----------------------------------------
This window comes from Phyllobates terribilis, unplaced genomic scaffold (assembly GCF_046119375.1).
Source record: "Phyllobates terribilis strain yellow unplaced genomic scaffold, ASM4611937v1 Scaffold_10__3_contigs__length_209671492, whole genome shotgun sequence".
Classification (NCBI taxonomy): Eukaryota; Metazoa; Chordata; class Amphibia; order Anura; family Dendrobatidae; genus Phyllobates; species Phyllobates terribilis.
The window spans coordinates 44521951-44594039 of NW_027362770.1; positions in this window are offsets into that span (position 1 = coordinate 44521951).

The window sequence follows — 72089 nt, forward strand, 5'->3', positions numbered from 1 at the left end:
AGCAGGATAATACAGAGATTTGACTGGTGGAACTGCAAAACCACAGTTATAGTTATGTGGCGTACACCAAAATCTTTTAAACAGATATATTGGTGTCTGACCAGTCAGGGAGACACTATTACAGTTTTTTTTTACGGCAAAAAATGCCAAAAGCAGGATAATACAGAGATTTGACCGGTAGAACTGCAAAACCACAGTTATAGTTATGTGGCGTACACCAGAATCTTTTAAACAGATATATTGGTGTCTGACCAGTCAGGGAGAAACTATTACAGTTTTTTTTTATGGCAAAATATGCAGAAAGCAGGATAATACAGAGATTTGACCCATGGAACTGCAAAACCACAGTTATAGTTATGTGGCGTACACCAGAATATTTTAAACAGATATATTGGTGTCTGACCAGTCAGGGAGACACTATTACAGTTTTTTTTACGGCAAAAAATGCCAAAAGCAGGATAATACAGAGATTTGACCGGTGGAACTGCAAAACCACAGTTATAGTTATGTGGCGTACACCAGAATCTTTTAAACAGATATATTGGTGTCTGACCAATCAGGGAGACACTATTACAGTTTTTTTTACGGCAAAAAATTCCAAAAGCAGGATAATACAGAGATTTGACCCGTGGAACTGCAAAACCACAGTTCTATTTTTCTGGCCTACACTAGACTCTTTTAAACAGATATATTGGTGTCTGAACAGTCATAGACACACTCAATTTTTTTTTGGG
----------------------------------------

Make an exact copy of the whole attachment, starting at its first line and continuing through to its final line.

This window comes from Phyllobates terribilis, unplaced genomic scaffold (assembly GCF_046119375.1).
Source record: "Phyllobates terribilis strain yellow unplaced genomic scaffold, ASM4611937v1 Scaffold_10__3_contigs__length_209671492, whole genome shotgun sequence".
Classification (NCBI taxonomy): Eukaryota; Metazoa; Chordata; class Amphibia; order Anura; family Dendrobatidae; genus Phyllobates; species Phyllobates terribilis.
The window spans coordinates 44521951-44594039 of NW_027362770.1; positions in this window are offsets into that span (position 1 = coordinate 44521951).

The window sequence follows — 72089 nt, forward strand, 5'->3', positions numbered from 1 at the left end:
AGCAGGATAATACAGAGATTTGACTGGTGGAACTGCAAAACCACAGTTATAGTTATGTGGCGTACACCAAAATCTTTTAAACAGATATATTGGTGTCTGACCAGTCAGGGAGACACTATTACAGTTTTTTTTTACGGCAAAAAATGCCAAAAGCAGGATAATACAGAGATTTGACCGGTAGAACTGCAAAACCACAGTTATAGTTATGTGGCGTACACCAGAATCTTTTAAACAGATATATTGGTGTCTGACCAGTCAGGGAGAAACTATTACAGTTTTTTTTTATGGCAAAATATGCAGAAAGCAGGATAATACAGAGATTTGACCCATGGAACTGCAAAACCACAGTTATAGTTATGTGGCGTACACCAGAATATTTTAAACAGATATATTGGTGTCTGACCAGTCAGGGAGACACTATTACAGTTTTTTTTACGGCAAAAAATGCCAAAAGCAGGATAATACAGAGATTTGACCGGTGGAACTGCAAAACCACAGTTATAGTTATGTGGCGTACACCAGAATCTTTTAAACAGATATATTGGTGTCTGACCAATCAGGGAGACACTATTACAGTTTTTTTTACGGCAAAAAATTCCAAAAGCAGGATAATACAGAGATTTGACCCGTGGAACTGCAAAACCACAGTTCTATTTTTCTGGCCTACACTAGACTCTTTTAAACAGATATATTGGTGTCTGAACAGTCATAGACACACTCAATTTTTTTTTGGG